What is Repetition

Repetition is the use of a word, sound or phrase that is repeated throughout a line or work for emphasis and thematic unity. Repetition is found in poetry, prose and speeches across all genres. It is a literary or rhetorical technique that calls attention to an important idea, or helps the audience remember a key point. Repetition in poetry can be used to create rhythm and tone, and it is a key element of style in prose.

Types of Repetition

Repetition can be used in many ways in rhetoric. The 6 most common are listed below:


Anaphora is the repetition of a word or phrase at the beginning of a sentence or clause.  “With malice toward none; with charity for all; with firmness in the right as God gives us to see the right…” – Abraham Lincoln’s Second Inaugural Address (1865).


Epanalepsis is the repetition of words or a phrase at the beginning of a sentence or a clause used again at the end of the sentence or clause.  “Once more unto the breach, dear friends, once more / Or close up the wall with our English dead!” – William Shakespeare’s Henry V (1599).

Epiphora or Epistrophe

Epiphora, also known as epistrophe, is the repetition of words or phrases at the end of a sentence or clause.  “The big sycamore tree by the creek was gone. The willow tangle was gone. The little enclave of untrodden bluegrass was gone.” – John Steinbeck’s The Grapes of Wrath (1939).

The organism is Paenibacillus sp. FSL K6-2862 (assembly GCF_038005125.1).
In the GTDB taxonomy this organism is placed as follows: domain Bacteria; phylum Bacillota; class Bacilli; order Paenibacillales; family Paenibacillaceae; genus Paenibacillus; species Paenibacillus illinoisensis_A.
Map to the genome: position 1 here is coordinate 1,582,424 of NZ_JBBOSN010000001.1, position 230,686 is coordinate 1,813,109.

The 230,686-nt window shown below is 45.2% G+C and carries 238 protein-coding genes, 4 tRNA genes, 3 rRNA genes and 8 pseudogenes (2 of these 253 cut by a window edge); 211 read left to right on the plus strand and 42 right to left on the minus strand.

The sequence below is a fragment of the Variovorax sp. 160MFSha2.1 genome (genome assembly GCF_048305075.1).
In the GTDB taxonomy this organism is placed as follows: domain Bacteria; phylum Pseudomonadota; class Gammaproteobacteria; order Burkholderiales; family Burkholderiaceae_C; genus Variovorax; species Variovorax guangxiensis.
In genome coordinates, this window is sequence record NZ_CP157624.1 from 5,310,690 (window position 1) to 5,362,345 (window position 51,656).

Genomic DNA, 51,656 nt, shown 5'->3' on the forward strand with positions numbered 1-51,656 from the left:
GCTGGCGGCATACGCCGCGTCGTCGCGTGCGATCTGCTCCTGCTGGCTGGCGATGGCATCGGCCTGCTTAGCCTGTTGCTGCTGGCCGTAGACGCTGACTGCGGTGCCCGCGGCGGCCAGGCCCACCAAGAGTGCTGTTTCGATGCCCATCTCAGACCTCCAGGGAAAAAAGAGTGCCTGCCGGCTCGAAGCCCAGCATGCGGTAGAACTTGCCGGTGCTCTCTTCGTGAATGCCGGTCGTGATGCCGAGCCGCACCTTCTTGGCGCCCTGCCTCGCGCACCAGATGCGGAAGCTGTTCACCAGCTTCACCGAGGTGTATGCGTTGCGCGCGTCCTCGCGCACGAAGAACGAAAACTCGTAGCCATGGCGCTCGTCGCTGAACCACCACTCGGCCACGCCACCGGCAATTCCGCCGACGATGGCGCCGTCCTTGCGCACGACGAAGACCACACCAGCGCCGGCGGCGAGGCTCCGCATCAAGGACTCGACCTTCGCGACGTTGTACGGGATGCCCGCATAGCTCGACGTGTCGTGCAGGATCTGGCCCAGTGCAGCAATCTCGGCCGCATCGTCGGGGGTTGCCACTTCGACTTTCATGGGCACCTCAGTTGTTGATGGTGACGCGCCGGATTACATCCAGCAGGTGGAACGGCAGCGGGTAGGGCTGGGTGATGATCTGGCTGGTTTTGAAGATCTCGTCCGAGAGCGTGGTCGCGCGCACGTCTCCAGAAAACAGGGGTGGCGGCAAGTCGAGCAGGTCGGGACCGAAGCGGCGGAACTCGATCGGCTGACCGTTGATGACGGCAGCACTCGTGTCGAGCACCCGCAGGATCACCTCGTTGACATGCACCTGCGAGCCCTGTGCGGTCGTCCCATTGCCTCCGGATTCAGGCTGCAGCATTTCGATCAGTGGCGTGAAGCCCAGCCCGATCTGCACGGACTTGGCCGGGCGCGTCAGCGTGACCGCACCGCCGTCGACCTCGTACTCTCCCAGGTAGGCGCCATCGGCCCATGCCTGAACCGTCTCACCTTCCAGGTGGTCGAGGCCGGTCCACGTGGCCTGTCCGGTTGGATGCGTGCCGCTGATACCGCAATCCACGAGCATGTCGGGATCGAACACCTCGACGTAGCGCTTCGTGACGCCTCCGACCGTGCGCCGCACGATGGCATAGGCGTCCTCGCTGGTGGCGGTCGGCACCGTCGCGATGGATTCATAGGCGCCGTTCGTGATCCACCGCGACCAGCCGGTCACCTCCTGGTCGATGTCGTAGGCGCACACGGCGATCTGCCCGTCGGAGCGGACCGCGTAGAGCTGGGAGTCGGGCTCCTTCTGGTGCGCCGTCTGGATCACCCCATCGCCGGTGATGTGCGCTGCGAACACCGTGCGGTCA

Epizeuxis or Palilogia

Epizeuxis, also known as palilogia, is the repetition of one word without any or phrases in between. “Break, break ,break, / On thy cold grey stones, O Sea!” – Alfred Lord Tennyson’ “Break, Break, Break” (1842).


Mesodiplosis is the repetition of a word or phrase in the middle of a sentence or clause. “Men in great place are thrice servants: servants of the sovereign or state; servants of fame; and servants of business.” – Francis Bacon’s “Of Great Place” (1627).


Polysyndeton is the repetition of conjunctions in succession in a sentence, clause or phrase. “They lived and laughed and loved and left.” – James Joyce’s Finnegan’s Wake (1939).


Examples of Repetition

Repetition in a Sentence

The following are common uses of repetition in everyday phrases:

  • “There’s no way he can make that shot; no way!” – The repetition of the phrase “no way” gives emphasis to the idea that the athlete is about to complete a seemingly impossible task.
  • “We ran and jumped and played and” The repetition of the conjunction “and” gives a sense of urgency in the style of writing that leads the reader along with the characters’ actions. It also presents several actions quickly, giving the sense of what children do when given the chance to run and play freely.
  • We did not waver; we did not We carried on; we fought until the end.” The repetition of “we did not” in the first sentence emphasizes the idea that the characters persevered through a conflict. The emphasis of “we” throughout both sentences emphasizes the unity of the characters in a team effort.